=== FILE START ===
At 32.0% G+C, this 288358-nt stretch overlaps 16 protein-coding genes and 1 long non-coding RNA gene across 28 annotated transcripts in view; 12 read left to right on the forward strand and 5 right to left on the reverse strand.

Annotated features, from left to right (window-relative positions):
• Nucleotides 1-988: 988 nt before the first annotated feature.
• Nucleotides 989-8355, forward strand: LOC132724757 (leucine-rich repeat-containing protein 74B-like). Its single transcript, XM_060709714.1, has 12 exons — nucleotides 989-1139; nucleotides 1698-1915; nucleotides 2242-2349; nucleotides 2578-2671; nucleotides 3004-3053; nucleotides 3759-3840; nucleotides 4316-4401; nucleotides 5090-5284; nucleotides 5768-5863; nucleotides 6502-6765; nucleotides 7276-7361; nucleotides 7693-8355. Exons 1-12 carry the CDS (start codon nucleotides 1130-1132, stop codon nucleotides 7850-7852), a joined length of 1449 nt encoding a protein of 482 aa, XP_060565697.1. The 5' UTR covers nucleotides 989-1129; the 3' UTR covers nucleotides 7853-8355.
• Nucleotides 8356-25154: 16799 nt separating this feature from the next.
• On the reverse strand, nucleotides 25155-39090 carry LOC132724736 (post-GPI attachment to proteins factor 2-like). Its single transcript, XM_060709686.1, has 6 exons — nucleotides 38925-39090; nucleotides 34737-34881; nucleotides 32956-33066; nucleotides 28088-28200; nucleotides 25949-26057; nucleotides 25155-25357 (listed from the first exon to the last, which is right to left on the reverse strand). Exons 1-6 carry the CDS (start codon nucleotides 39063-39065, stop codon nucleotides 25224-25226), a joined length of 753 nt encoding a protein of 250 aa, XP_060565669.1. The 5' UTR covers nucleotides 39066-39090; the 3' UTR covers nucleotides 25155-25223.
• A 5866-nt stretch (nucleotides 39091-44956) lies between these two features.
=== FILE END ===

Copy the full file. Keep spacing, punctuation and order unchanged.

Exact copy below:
At 32.0% G+C, this 288358-nt stretch overlaps 16 protein-coding genes and 1 long non-coding RNA gene across 28 annotated transcripts in view; 12 read left to right on the forward strand and 5 right to left on the reverse strand.

Annotated features, from left to right (window-relative positions):
• Nucleotides 1-988: 988 nt before the first annotated feature.
• Nucleotides 989-8355, forward strand: LOC132724757 (leucine-rich repeat-containing protein 74B-like). Its single transcript, XM_060709714.1, has 12 exons — nucleotides 989-1139; nucleotides 1698-1915; nucleotides 2242-2349; nucleotides 2578-2671; nucleotides 3004-3053; nucleotides 3759-3840; nucleotides 4316-4401; nucleotides 5090-5284; nucleotides 5768-5863; nucleotides 6502-6765; nucleotides 7276-7361; nucleotides 7693-8355. Exons 1-12 carry the CDS (start codon nucleotides 1130-1132, stop codon nucleotides 7850-7852), a joined length of 1449 nt encoding a protein of 482 aa, XP_060565697.1. The 5' UTR covers nucleotides 989-1129; the 3' UTR covers nucleotides 7853-8355.
• Nucleotides 8356-25154: 16799 nt separating this feature from the next.
• On the reverse strand, nucleotides 25155-39090 carry LOC132724736 (post-GPI attachment to proteins factor 2-like). Its single transcript, XM_060709686.1, has 6 exons — nucleotides 38925-39090; nucleotides 34737-34881; nucleotides 32956-33066; nucleotides 28088-28200; nucleotides 25949-26057; nucleotides 25155-25357 (listed from the first exon to the last, which is right to left on the reverse strand). Exons 1-6 carry the CDS (start codon nucleotides 39063-39065, stop codon nucleotides 25224-25226), a joined length of 753 nt encoding a protein of 250 aa, XP_060565669.1. The 5' UTR covers nucleotides 39066-39090; the 3' UTR covers nucleotides 25155-25223.
• A 5866-nt stretch (nucleotides 39091-44956) lies between these two features.